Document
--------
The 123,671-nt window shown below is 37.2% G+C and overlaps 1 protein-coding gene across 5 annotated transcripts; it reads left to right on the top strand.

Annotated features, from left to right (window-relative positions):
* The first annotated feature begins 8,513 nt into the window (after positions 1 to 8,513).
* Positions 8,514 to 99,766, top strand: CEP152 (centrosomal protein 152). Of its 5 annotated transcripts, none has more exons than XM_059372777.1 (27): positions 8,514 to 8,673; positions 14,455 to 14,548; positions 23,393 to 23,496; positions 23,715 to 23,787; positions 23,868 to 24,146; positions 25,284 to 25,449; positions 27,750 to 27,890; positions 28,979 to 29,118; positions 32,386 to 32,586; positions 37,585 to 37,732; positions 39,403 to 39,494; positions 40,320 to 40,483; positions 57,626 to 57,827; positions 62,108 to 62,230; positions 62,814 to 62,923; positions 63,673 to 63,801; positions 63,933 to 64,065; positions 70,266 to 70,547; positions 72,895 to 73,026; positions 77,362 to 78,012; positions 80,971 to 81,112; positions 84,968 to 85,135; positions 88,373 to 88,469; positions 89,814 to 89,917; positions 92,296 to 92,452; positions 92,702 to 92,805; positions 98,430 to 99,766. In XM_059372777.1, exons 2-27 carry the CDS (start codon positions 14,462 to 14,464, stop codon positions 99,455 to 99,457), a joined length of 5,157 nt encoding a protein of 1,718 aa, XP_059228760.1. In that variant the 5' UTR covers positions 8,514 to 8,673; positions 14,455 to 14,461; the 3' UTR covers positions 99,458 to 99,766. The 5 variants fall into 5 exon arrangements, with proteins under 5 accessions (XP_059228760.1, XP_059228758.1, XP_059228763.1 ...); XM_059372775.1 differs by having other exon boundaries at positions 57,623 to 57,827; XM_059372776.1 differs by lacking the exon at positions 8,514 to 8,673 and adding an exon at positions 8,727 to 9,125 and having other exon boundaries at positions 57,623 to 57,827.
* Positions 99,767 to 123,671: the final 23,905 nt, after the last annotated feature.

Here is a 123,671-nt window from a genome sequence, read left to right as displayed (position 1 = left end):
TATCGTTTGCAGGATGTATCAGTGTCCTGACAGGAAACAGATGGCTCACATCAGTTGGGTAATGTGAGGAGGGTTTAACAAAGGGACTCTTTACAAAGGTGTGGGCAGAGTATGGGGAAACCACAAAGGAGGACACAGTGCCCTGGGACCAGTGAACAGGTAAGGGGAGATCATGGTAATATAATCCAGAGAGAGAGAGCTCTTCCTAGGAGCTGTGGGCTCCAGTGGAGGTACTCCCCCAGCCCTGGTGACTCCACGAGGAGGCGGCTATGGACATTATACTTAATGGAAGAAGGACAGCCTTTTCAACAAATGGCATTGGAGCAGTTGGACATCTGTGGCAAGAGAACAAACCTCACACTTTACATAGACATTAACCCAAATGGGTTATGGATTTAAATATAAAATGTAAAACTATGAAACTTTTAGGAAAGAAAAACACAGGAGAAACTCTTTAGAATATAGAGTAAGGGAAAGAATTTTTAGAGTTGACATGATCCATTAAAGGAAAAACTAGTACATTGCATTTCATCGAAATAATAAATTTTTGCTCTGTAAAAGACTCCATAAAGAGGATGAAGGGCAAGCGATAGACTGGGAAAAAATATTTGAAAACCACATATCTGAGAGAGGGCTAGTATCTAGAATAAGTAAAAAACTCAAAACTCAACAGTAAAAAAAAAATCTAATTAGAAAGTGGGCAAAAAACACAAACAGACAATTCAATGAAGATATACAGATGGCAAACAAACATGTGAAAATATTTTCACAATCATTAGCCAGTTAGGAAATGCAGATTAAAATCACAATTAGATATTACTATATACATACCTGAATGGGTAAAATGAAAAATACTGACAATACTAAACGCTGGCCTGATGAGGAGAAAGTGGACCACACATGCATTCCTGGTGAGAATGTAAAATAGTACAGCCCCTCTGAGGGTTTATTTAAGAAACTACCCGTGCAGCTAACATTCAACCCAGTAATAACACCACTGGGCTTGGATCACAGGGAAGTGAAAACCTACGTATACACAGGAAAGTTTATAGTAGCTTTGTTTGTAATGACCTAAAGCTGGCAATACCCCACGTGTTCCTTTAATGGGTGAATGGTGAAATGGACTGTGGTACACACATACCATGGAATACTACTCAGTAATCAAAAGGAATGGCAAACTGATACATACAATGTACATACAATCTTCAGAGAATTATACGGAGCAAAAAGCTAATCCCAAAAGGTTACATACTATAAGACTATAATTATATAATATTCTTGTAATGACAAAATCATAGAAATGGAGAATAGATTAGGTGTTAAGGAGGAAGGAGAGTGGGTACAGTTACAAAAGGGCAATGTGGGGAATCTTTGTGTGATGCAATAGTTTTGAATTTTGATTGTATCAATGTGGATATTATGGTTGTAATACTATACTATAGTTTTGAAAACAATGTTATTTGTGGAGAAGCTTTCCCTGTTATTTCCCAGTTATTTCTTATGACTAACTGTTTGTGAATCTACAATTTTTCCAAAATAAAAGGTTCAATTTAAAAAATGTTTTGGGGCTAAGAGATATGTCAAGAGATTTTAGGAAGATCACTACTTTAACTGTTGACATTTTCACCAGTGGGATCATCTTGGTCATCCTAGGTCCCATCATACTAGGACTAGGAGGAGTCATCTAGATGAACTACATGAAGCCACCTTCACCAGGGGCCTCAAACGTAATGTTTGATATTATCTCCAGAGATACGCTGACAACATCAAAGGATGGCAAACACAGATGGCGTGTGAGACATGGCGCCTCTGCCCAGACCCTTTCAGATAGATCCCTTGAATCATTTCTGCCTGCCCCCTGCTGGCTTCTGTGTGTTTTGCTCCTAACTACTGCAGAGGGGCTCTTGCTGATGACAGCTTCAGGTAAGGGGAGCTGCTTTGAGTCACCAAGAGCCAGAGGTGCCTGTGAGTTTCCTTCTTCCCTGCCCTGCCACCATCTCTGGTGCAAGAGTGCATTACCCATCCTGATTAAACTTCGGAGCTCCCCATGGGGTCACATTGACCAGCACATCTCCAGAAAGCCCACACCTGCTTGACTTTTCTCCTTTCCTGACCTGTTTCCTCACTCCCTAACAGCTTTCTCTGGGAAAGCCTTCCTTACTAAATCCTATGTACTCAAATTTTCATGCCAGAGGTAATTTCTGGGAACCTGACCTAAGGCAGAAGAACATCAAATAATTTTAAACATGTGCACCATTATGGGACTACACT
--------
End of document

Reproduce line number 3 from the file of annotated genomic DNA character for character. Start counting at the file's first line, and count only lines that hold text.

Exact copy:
* The first annotated feature begins 8,513 nt into the window (after positions 1 to 8,513).